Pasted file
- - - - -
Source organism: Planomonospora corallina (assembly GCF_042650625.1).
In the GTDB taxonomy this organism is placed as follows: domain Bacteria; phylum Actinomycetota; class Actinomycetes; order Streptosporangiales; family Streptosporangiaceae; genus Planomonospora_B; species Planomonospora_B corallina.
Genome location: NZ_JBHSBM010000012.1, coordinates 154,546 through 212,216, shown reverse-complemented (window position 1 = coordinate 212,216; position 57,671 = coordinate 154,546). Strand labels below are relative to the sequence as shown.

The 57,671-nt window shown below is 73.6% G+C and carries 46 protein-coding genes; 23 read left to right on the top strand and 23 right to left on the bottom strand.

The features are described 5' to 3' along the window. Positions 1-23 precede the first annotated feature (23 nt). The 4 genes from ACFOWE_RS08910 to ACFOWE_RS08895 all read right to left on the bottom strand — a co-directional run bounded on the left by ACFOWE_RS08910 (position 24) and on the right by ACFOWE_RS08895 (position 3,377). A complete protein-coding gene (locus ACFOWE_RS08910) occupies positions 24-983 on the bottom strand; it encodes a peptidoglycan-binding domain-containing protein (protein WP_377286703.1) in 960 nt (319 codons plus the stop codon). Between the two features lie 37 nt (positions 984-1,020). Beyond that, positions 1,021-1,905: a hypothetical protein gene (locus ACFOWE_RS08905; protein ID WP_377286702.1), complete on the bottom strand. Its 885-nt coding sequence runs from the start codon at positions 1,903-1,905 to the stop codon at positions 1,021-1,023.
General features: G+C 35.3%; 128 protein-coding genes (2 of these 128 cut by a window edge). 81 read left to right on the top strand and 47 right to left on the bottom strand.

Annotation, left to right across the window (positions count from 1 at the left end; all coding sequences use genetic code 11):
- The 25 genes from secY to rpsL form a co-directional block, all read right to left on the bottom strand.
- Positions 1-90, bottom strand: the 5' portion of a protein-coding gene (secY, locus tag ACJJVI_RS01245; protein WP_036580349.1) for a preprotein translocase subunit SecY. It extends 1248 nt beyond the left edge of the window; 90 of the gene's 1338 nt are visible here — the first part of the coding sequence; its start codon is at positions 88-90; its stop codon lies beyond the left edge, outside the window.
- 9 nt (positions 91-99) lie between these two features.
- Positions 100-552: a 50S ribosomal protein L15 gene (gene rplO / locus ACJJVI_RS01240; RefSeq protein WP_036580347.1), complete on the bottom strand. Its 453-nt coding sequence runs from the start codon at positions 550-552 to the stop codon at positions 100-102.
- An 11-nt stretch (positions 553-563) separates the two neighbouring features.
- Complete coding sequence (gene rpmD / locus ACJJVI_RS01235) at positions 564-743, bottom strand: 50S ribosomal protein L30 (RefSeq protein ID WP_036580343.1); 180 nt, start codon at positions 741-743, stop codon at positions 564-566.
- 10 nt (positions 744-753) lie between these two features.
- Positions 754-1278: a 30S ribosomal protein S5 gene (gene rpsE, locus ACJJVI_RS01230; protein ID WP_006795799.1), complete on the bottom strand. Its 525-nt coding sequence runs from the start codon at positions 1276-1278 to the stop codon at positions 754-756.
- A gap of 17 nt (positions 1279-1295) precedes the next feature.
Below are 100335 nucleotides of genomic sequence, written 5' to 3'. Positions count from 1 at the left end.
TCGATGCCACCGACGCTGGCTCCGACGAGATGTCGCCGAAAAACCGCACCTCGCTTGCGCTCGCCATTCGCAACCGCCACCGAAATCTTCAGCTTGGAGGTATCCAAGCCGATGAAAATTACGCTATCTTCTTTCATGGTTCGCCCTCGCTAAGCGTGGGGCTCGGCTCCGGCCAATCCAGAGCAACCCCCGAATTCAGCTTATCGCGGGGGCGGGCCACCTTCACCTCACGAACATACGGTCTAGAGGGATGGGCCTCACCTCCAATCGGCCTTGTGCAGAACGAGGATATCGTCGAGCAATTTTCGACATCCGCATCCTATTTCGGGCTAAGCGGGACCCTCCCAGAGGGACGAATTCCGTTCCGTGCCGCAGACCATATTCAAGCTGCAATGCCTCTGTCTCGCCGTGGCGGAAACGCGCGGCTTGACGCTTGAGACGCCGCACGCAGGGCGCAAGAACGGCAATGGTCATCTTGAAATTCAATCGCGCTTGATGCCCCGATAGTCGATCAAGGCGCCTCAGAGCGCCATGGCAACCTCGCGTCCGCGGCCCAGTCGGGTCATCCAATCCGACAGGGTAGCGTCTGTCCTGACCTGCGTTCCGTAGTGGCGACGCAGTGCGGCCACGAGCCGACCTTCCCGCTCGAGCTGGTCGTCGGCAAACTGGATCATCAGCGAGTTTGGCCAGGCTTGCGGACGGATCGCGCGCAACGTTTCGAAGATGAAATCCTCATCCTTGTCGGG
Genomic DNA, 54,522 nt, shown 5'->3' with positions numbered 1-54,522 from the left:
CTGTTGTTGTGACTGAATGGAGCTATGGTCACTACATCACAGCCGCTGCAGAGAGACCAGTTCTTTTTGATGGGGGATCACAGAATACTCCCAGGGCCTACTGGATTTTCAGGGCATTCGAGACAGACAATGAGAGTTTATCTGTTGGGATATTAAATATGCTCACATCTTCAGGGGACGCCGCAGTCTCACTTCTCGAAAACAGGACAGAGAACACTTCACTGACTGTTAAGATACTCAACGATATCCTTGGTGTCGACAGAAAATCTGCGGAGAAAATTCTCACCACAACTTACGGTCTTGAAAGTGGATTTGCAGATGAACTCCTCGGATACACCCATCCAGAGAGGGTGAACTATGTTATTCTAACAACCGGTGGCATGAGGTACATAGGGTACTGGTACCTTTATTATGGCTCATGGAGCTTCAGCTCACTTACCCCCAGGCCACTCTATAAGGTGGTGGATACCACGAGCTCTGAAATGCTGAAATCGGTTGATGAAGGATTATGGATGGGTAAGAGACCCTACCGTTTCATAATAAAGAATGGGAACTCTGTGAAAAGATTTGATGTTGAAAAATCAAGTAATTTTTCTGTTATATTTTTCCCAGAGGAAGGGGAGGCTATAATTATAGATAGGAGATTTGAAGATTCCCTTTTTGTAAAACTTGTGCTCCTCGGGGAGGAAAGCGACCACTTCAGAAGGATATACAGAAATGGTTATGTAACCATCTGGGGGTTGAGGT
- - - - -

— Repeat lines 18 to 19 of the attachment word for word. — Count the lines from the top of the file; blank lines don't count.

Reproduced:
TCGATGCCACCGACGCTGGCTCCGACGAGATGTCGCCGAAAAACCGCACCTCGCTTGCGCTCGCCATTCGCAACCGCCACCGAAATCTTCAGCTTGGAGGTATCCAAGCCGATGAAAATTACGCTATCTTCTTTCATGGTTCGCCCTCGCTAAGCGTGGGGCTCGGCTCCGGCCAATCCAGAGCAACCCCCGAATTCAGCTTATCGCGGGGGCGGGCCACCTTCACCTCACGAACATACGGTCTAGAGGGATGGGCCTCACCTCCAATCGGCCTTGTGCAGAACGAGGATATCGTCGAGCAATTTTCGACATCCGCATCCTATTTCGGGCTAAGCGGGACCCTCCCAGAGGGACGAATTCCGTTCCGTGCCGCAGACCATATTCAAGCTGCAATGCCTCTGTCTCGCCGTGGCGGAAACGCGCGGCTTGACGCTTGAGACGCCGCACGCAGGGCGCAAGAACGGCAATGGTCATCTTGAAATTCAATCGCGCTTGATGCCCCGATAGTCGATCAAGGCGCCTCAGAGCGCCATGGCAACCTCGCGTCCGCGGCCCAGTCGGGTCATCCAATCCGACAGGGTAGCGTCTGTCCTGACCTGCGTTCCGTAGTGGCGACGCAGTGCGGCCACGAGCCGACCTTCCCGCTCGAGCTGGTCGTCGGCAAACTGGATCATCAGCGAGTTTGGCCAGGCTTGCGGACGGATCGCGCGCAACGTTTCGAAGATGAAATCCTCATCCTTGTCGGG
Genomic DNA, 54,522 nt, shown 5'->3' with positions numbered 1-54,522 from the left: